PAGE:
Researchers probing one Canada's most productive fishing regions have found the area off Nova Scotia's southern tip is littered with bundles of snarled rope, drifting lobster pots and abandoned buoys that foul the marine environment and take a bite out of the industry's bottom line.
The team of Dalhousie University scientists worked with the Department of Fisheries, fishing captains, volunteers and different fisheries organizations to search for and retrieve abandoned, lost and discarded fishing gear (ALDFG) from three fishing zones that stretch from the Bay of Fundy around to Halifax over two years.
Boats towing hooked grapples over a 4,000-square kilometre swath of seafloor hauled in almost 25,000 kilograms of ALDFG — a motley collection of traps, ropes, hooks, cables and other fishing-related equipment that drift through the water column or rest on the ocean bottom.
Team members, who published their findings May 10 in Marine Pollution Bulletin, also collected almost 5,000 kilograms of assorted gear from seven shoreline searches. Of this, lobster traps made up 68 per cent and dragger cable constituted 12 per cent.
"Ghost gear continues to degrade the environment through marine pollution, but it also poses threats to target and non-target species, including those at risk," says co-author Dr. Tony Walker, an associate professor in Dal's School for Resource and Environmental Studies.
"It also results in economic impacts on an industry on which much of coastal Nova Scotia depends."
A ubiquitous global problem
Retrieved gear varied in type, age, condition and weight, with 30 per cent of lobster traps about one year old while the remaining 70 per cent ranged in age from two to 37 years old. Roughly one-third of all traps retrieved were tagged, useable and less than three to four years old. They were taken to spots where they could be returned to fishers.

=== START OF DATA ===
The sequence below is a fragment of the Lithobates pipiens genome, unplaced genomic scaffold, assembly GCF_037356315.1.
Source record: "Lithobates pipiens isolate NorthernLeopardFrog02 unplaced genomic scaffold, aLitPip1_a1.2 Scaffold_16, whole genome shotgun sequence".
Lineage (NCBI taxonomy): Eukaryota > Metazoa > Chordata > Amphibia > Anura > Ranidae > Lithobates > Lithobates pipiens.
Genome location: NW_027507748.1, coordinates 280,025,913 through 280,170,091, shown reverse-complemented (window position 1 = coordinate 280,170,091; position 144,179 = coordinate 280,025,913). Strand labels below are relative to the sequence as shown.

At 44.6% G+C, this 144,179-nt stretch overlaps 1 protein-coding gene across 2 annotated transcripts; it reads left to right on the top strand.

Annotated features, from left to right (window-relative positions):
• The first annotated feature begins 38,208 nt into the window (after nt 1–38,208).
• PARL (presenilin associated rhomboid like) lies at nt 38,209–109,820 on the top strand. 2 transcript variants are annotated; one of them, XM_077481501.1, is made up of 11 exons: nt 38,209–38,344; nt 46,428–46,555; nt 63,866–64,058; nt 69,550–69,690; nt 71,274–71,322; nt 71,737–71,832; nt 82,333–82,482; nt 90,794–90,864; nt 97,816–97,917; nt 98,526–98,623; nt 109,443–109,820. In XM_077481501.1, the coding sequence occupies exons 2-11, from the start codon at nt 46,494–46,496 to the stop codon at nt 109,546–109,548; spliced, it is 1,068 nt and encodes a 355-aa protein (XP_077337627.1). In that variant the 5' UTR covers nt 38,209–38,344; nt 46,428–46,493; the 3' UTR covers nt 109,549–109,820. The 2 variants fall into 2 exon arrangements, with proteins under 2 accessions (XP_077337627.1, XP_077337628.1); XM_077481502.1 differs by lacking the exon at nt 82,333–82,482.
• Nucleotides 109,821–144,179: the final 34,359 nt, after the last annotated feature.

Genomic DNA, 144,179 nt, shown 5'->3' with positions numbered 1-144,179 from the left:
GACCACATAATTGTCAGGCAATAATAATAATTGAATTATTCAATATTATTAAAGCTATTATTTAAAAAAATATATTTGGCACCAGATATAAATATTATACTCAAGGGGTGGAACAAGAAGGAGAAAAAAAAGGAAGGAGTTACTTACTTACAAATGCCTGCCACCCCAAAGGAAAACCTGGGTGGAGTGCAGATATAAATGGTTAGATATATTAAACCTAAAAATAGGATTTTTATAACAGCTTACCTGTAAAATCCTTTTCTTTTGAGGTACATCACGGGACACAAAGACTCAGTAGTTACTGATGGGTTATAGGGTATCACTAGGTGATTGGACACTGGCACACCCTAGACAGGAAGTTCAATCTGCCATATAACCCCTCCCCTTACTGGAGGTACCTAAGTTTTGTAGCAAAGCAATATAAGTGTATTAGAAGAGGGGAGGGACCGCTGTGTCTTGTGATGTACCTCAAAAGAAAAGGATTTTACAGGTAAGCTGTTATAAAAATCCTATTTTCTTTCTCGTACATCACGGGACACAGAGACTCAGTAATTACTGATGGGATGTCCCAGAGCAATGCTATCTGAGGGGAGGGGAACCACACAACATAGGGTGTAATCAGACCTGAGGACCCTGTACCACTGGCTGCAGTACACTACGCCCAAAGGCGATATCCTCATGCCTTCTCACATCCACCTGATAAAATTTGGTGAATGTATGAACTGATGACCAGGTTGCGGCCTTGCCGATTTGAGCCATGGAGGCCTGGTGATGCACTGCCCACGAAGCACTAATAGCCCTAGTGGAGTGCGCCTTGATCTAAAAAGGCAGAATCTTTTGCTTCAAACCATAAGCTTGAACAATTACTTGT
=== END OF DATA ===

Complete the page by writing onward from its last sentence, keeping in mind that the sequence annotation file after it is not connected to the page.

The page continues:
The traps contained more than 650 lobsters and almost 60 fish, 42 of which were species at risk, including Atlantic wolffish, Atlantic cod, white hake, spiny dogfish and thorny skate. Most of these were released back into the ocean.
Some retrieved buoys in the Pubnico and Yarmouth areas came from the United States, highlighting the multijurisdictional nature of marine debris and ghost gear, the paper states.
They recovered more than 3,000 kilograms of cable, which was believed to be discarded by commercial trawl vessels when the cable was no longer of use to them.
"Marine debris is a ubiquitous global problem and makes up roughly 58 per cent of macro marine debris by weight," says Leah Fulton, who was doing her Master of Marine Management at Dalhousie at the time and worked with Coastal Action as a mapping technician.
"Once gear enters the water, it can degrade into micro debris, create unsuitable habitat, entangle marine species, cause vessel damage, compromise catches for marine fisheries and create safety hazards in the marine environment."
Recommended reading: Scourge of the sea — How ‘ghost’ fishing gear captures species at risk
Tackling the problem
The researchers stress that ghost gear may be intentionally dumped, but that much of it is likely caused by accidental loss following storms or gear failures.
During 997 tows, the team also brought in buckets, party balloons, a chain, a bicycle tire, an engine block, a fan belt, and an aquaculture net and one of its weights. They also found aquaculture netting, "ultimately informing us that they can also be major contributors to the marine debris problem," says Fulton.
The fishing grounds in Southwest Nova Scotia span more than 21,000 square kilometres and include Lobster Fishing Areas 33, 34 and 35, which provide most of the country’s lobster supply.
The researchers estimated the economic cost associated with lost gear to be roughly $240,000 per year over the two-year study period from 2019 to 2021. Each retrieved trap contained an average of 1.6 marketable lobsters, representing significant losses to the fishery. About eight per cent of lobsters released in LFA 33 were from suspected illegal, unregulated or unreported lobster traps.
The team recommended that DFO increase compliance with ALDFG reporting and that community and fish harvester local knowledge is extensively and consistently gathered before retrieval efforts are conducted.
"This study highlights that gear can be identified and retrieved more effectively than in previous retrieval efforts as techniques and experience have improved," says Dr. Walker.
"Improving end-of-life gear and ALDFG disposal should be supported to reduce the environmental footprint of the fishing industry in marine environments and on land. Ultimately, fishers do not want to lose their gear."
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